Children look at the view from the big stones on Back Tor, Edale, Derbyshire | © National Trust Images/Rob Coleman

Our plan for the land we care for in the High Peak

We will be working across the whole landscape, from moor-top to valley bottom. We started out with a focus on the moors. But people, nature, climate and the historic environment matter everywhere, so our focus will extend from the highest peak right down to farmland on the hillside and in the valleys.

Our work is helping to lock in carbon, reduce flooding, and improve biodiversity. We are achieving this through creating and developing woodland, as well as restoring peat and moorland.

However, this work is only a fraction of what is needed. So, together with our partners, we will continue to do more.

We want to work with tenants and graziers to do more to put nature at the heart of what they do whilst running profitable and resilient businesses, producing great food. We are already learning from farmers already making changes.

Our aim is to work together to care for our land to protect soil and water, make bigger and better spaces for nature, whilst providing public access, and celebrating the shared history of the countryside.

Be part of the plan

You can be part of the plan to care for the High Peak. Whether that is by looking after the landscape and following the countryside code when you visit, working alongside us as a volunteer or helping us to deliver projects as a local business or partner organisation. You can help make our plans a reality.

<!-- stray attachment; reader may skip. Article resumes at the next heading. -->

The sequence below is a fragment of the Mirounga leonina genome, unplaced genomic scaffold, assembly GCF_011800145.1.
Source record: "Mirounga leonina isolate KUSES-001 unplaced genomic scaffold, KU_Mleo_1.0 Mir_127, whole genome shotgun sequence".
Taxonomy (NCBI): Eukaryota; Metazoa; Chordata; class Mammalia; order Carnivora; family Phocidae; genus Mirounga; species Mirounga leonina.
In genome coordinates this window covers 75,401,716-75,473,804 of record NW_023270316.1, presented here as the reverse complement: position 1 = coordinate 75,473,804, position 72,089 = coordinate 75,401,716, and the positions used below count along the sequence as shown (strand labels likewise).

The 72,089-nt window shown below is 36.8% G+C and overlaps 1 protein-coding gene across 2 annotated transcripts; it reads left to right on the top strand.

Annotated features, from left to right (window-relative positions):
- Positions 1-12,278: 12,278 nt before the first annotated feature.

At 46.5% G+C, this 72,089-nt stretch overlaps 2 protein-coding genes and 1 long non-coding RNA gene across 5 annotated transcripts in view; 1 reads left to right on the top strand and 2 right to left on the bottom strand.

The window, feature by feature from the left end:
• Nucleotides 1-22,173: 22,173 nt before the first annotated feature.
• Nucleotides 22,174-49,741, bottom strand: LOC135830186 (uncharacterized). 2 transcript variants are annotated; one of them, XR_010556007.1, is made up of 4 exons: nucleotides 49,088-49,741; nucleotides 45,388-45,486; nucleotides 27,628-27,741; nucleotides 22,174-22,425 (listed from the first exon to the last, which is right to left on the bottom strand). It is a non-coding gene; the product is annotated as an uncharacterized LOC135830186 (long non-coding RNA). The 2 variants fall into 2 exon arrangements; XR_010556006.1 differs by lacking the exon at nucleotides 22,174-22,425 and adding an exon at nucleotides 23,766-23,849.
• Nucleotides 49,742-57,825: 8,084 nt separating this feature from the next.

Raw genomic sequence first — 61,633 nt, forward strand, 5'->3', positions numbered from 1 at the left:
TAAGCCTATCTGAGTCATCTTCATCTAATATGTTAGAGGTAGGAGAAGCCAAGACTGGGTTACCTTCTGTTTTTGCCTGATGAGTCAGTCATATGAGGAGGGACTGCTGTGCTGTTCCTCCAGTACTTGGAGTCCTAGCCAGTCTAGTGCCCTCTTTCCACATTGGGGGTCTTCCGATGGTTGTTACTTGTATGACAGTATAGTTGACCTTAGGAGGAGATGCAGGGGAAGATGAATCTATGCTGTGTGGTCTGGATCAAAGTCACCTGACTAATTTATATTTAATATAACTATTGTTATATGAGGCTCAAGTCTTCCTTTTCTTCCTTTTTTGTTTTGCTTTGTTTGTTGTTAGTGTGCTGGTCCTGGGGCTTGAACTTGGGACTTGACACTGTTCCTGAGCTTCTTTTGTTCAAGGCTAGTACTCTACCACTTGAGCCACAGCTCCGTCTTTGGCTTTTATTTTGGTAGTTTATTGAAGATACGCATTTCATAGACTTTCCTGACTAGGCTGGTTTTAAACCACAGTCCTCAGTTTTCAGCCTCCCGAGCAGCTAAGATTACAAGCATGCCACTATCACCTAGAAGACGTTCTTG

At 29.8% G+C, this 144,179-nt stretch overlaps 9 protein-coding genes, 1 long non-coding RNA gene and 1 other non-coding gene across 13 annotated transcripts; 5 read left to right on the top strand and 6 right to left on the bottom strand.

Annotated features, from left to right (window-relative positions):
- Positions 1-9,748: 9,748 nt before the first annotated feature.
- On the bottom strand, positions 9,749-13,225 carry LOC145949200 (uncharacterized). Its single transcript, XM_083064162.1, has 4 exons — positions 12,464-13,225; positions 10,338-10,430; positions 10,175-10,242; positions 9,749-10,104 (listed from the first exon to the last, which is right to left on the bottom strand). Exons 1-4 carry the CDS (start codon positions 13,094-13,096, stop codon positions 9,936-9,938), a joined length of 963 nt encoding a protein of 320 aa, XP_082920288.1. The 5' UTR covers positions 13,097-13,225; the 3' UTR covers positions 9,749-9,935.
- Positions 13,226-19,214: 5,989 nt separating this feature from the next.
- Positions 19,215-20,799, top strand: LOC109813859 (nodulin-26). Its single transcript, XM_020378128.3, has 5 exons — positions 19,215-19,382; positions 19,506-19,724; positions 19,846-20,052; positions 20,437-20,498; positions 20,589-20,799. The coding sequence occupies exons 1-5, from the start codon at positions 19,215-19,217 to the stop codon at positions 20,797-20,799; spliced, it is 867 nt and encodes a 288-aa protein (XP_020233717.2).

Contact us to get involved and find out more.

Volunteer with us

Two volunteers in the garden at Allan Bank and Grasmere, Cumbria


Each year thousands of volunteers join us in caring for all the special places you love.

You might also be interested in

A close-up of a ranger with their torso and legs visible, wearing a red fleece and standing next to a National Trust branded vehicle

Our work at Kinder, Edale and the High Peak 

Discover more about the work we’re doing to restore, protect and improve to landscape at Kinder, Edale and the High Peak, and find out how you can help us look after the land.

A close up of a hand in a work glove holding a sphagnum moss plug

195,000 ‘super’ sphagnum moss plugs planted to protect peatlands in the Peak District 

Over the last six months, National Trust staff, volunteers, and Moors for the Future Partnership have planted over 195,000 sphagnum moss plugs across almost 170 hectares of moorland in the Peak District, helping to restore vital peatland to benefit wildlife, local communities, and the environment.

View from the top of Kinder Downfall in the Peak District, Derbyshire

The history of Kinder, Edale and the High Peak 

Discover how the Peak District became the UK’s first National Park and uncover the turbulent history of this vast and peaceful landscape.

Sunny view with blue sky, from a rocky peak out over open moor and fields, with water in the distance

Things to see and do at Kinder, Edale and the High Peak 

Discover breath-taking views of the Peak District, natural landscape features and the best spots for wildlife watching at Kinder, Edale and the High Peak.